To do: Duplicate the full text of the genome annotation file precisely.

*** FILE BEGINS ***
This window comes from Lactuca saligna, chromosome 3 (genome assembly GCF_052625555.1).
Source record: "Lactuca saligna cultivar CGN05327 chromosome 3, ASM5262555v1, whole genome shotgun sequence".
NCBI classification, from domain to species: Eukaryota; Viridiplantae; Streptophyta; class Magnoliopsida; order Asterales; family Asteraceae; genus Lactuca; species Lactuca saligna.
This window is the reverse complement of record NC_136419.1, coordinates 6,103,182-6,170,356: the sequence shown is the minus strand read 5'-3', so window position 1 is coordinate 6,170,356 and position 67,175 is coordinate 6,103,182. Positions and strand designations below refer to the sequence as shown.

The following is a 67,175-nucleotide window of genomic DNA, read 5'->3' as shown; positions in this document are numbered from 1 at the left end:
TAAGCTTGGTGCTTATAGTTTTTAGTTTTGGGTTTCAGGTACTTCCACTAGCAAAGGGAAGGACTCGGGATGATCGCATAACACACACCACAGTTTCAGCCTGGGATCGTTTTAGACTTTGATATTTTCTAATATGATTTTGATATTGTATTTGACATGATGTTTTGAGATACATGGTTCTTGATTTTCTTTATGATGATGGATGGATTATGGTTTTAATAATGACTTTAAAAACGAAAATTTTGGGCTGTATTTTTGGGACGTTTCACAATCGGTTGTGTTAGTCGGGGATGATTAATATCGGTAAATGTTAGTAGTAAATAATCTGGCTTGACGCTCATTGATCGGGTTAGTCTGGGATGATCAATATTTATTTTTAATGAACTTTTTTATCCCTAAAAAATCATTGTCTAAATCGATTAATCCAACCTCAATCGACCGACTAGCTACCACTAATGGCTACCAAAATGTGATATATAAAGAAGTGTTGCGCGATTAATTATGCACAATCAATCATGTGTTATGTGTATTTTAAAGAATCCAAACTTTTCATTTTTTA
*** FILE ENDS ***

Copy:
This window comes from Lactuca saligna, chromosome 3 (genome assembly GCF_052625555.1).
Source record: "Lactuca saligna cultivar CGN05327 chromosome 3, ASM5262555v1, whole genome shotgun sequence".
NCBI classification, from domain to species: Eukaryota; Viridiplantae; Streptophyta; class Magnoliopsida; order Asterales; family Asteraceae; genus Lactuca; species Lactuca saligna.
This window is the reverse complement of record NC_136419.1, coordinates 6,103,182-6,170,356: the sequence shown is the minus strand read 5'-3', so window position 1 is coordinate 6,170,356 and position 67,175 is coordinate 6,103,182. Positions and strand designations below refer to the sequence as shown.

The following is a 67,175-nucleotide window of genomic DNA, read 5'->3' as shown; positions in this document are numbered from 1 at the left end:
TAAGCTTGGTGCTTATAGTTTTTAGTTTTGGGTTTCAGGTACTTCCACTAGCAAAGGGAAGGACTCGGGATGATCGCATAACACACACCACAGTTTCAGCCTGGGATCGTTTTAGACTTTGATATTTTCTAATATGATTTTGATATTGTATTTGACATGATGTTTTGAGATACATGGTTCTTGATTTTCTTTATGATGATGGATGGATTATGGTTTTAATAATGACTTTAAAAACGAAAATTTTGGGCTGTATTTTTGGGACGTTTCACAATCGGTTGTGTTAGTCGGGGATGATTAATATCGGTAAATGTTAGTAGTAAATAATCTGGCTTGACGCTCATTGATCGGGTTAGTCTGGGATGATCAATATTTATTTTTAATGAACTTTTTTATCCCTAAAAAATCATTGTCTAAATCGATTAATCCAACCTCAATCGACCGACTAGCTACCACTAATGGCTACCAAAATGTGATATATAAAGAAGTGTTGCGCGATTAATTATGCACAATCAATCATGTGTTATGTGTATTTTAAAGAATCCAAACTTTTCATTTTTTA